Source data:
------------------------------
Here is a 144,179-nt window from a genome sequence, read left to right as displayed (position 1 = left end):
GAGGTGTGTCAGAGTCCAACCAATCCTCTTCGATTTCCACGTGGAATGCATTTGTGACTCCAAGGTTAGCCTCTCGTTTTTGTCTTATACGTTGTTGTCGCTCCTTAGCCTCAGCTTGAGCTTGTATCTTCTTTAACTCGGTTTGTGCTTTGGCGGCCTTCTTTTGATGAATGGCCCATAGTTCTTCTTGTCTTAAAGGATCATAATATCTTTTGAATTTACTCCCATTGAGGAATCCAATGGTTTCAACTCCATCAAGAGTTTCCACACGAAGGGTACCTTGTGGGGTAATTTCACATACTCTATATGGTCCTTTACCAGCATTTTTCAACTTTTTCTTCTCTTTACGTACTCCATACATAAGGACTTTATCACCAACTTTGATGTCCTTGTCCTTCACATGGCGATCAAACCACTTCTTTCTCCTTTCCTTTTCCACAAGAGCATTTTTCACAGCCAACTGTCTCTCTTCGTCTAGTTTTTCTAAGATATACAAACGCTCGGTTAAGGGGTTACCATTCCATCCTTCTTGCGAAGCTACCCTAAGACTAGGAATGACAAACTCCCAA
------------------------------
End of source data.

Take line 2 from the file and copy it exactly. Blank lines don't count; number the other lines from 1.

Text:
GAGGTGTGTCAGAGTCCAACCAATCCTCTTCGATTTCCACGTGGAATGCATTTGTGACTCCAAGGTTAGCCTCTCGTTTTTGTCTTATACGTTGTTGTCGCTCCTTAGCCTCAGCTTGAGCTTGTATCTTCTTTAACTCGGTTTGTGCTTTGGCGGCCTTCTTTTGATGAATGGCCCATAGTTCTTCTTGTCTTAAAGGATCATAATATCTTTTGAATTTACTCCCATTGAGGAATCCAATGGTTTCAACTCCATCAAGAGTTTCCACACGAAGGGTACCTTGTGGGGTAATTTCACATACTCTATATGGTCCTTTACCAGCATTTTTCAACTTTTTCTTCTCTTTACGTACTCCATACATAAGGACTTTATCACCAACTTTGATGTCCTTGTCCTTCACATGGCGATCAAACCACTTCTTTCTCCTTTCCTTTTCCACAAGAGCATTTTTCACAGCCAACTGTCTCTCTTCGTCTAGTTTTTCTAAGATATACAAACGCTCGGTTAAGGGGTTACCATTCCATCCTTCTTGCGAAGCTACCCTAAGACTAGGAATGACAAACTCCCAA